The creation of the state of Israel also caused conflict in the Middle East and in the UN.  The Arab countries had suggested the Jewish survivors be given citizenship in other countries.  The UN had developed the partition plan and that was not widely accepted. The US was big on rhetoric about self-determination, but the Arab countries saw the US as another obstacle to autonomy.

Evan M. Wilson, then ssistant chief of the State Department's Division of Near Eastern Affairs, later summarized matters best when he said that the US solved one refugee problem by creating another.  The present day Palestinian issues are a result of US policies overseas.   The UN partition plan had been approved by an overwhelming majority, but the Arab nations were left out in the cold. 

Nasser of Egypt was a political leader who tried to remain neutral in the US/Russian cold war.  The US found this to be wholly unacceptable as Washington demanded absolute loyalty and subservience. Both Britain and the US then sought to discredit Nasser by the signing of the Baghdad Pact – hoping that outer tier Middle East countries would pressure Nasser to fall in to line.   To the dismay of both Britain and the US, the Baghdad Pact actually bolstered Nasser and brought the USSR and the Arab states closer together – the plan back fired.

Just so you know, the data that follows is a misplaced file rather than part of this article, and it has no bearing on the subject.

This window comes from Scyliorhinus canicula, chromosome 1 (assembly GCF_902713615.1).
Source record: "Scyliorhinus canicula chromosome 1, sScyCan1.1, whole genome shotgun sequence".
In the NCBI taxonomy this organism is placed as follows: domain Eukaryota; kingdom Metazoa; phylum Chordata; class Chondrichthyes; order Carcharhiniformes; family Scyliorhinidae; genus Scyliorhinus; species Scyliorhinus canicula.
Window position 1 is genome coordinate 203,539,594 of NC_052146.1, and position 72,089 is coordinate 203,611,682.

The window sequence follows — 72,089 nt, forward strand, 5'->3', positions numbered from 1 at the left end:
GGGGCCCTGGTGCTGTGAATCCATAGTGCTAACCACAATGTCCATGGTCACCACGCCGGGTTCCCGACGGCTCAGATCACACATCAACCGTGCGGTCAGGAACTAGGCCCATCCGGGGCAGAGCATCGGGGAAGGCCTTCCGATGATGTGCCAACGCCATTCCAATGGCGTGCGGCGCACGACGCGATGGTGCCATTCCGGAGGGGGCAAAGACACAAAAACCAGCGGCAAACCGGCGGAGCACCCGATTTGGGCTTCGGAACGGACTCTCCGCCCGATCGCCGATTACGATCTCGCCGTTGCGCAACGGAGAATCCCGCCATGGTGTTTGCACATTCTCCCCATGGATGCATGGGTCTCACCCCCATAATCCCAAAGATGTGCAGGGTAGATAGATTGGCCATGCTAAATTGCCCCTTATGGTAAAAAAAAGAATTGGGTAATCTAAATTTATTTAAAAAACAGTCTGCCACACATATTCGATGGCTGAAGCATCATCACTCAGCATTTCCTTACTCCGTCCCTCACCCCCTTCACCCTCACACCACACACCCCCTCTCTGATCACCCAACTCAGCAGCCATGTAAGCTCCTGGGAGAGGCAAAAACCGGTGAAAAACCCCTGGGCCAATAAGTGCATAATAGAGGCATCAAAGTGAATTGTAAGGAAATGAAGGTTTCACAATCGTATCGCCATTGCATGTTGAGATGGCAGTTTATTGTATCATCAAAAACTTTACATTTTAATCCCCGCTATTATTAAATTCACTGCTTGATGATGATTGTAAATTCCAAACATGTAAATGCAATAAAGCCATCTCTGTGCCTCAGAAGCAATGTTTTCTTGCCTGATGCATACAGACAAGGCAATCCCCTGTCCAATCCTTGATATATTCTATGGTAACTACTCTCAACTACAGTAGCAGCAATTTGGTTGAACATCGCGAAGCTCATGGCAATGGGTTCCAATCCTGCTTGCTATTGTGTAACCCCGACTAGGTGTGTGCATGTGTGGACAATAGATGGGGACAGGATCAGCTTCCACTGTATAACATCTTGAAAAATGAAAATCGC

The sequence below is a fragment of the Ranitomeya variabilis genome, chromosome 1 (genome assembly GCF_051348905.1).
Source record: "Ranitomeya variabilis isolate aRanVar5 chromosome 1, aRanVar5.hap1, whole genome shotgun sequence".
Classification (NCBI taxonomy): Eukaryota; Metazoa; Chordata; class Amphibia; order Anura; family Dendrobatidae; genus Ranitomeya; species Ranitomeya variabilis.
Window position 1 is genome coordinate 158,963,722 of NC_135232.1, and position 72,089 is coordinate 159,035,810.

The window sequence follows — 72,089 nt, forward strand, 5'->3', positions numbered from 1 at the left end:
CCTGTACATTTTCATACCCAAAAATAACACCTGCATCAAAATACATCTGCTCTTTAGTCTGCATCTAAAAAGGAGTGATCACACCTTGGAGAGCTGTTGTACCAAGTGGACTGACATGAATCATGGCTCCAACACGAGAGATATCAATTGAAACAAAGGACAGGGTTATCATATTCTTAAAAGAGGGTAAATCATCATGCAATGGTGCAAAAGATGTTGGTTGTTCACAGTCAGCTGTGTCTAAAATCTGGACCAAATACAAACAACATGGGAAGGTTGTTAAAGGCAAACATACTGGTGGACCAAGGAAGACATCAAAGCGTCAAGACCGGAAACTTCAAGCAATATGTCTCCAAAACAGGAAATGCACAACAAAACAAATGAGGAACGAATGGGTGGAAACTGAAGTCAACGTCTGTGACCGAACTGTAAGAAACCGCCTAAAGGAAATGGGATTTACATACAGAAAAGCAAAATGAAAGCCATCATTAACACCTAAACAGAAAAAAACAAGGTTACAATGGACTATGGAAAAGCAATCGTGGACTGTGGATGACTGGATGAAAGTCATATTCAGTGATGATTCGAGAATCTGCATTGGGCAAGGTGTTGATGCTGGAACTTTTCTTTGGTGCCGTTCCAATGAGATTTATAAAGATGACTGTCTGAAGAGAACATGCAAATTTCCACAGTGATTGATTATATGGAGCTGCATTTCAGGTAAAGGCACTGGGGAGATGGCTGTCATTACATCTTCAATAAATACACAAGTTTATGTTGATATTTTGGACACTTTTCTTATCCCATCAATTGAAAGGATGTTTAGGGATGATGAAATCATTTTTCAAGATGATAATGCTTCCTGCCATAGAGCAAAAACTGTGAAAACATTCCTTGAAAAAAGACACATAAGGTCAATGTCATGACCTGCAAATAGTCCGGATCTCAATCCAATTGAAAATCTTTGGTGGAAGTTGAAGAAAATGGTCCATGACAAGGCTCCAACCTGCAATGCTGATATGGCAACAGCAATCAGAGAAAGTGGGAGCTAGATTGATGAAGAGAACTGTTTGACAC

Israel too became its own worst enemy, and I quote from the Cato Institute: “Israel was not able to use the canal, but the Jewish state's aims regarding Egypt went beyond that grievance. Since the 1948 Arab-Israeli war, Palestinian refugees had often crossed into Israel seeking to regain property and possessions expropriated by the government and to reach relatives. Some engaged in violence.

Israel began responding with massive reprisal raids against entire villages in the Arab countries. Most significant was the attack on the town of Gaza in February 1955, when children as well as men were killed. That attack prompted Egypt to end direct peace talks with Israel and to turn to the Soviet Union for arms.